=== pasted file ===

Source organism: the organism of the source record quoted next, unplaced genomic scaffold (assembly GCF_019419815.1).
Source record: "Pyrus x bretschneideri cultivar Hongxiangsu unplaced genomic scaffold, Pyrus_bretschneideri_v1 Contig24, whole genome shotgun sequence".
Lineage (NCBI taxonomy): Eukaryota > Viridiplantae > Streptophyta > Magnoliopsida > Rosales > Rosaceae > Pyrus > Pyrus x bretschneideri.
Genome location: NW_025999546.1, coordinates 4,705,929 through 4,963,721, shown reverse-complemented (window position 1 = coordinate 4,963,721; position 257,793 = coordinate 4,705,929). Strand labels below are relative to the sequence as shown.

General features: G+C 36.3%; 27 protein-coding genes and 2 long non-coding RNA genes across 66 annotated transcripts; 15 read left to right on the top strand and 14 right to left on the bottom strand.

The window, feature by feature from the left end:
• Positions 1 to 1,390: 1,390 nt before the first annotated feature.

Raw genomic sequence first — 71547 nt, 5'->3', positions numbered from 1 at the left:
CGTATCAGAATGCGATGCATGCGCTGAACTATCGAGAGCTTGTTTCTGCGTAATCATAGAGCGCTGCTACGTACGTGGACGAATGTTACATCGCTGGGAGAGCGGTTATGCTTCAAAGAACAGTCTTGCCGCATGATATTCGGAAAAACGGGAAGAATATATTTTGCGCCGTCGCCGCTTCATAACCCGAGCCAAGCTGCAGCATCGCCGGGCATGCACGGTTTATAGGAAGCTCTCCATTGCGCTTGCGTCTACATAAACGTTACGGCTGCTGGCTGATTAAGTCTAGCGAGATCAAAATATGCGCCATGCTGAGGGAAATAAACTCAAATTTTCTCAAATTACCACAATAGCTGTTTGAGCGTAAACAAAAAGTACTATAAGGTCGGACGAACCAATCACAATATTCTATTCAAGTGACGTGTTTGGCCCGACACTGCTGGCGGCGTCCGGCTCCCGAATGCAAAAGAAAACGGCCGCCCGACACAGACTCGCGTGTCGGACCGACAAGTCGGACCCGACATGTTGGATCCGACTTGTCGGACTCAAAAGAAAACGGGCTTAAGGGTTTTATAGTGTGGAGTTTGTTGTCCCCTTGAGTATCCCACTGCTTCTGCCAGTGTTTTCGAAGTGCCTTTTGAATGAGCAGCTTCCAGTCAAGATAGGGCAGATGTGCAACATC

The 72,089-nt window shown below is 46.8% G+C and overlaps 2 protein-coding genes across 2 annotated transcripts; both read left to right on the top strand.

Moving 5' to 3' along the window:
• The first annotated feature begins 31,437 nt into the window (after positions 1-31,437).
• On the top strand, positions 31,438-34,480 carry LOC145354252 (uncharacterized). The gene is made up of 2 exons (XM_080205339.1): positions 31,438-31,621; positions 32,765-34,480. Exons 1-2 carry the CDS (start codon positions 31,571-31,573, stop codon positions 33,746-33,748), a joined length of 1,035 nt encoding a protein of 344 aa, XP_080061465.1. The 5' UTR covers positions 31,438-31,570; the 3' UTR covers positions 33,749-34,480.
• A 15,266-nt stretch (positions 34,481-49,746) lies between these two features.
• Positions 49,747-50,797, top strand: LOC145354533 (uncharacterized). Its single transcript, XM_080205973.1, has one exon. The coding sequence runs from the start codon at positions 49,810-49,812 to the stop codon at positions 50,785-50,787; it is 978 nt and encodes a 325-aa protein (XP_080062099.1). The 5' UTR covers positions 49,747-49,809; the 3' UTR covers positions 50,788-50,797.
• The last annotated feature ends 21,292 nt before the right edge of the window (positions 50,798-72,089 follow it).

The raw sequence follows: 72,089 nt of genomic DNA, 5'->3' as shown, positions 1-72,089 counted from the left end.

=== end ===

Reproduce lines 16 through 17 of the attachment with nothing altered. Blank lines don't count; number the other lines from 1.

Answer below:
• The last annotated feature ends 21,292 nt before the right edge of the window (positions 50,798-72,089 follow it).

The raw sequence follows: 72,089 nt of genomic DNA, 5'->3' as shown, positions 1-72,089 counted from the left end.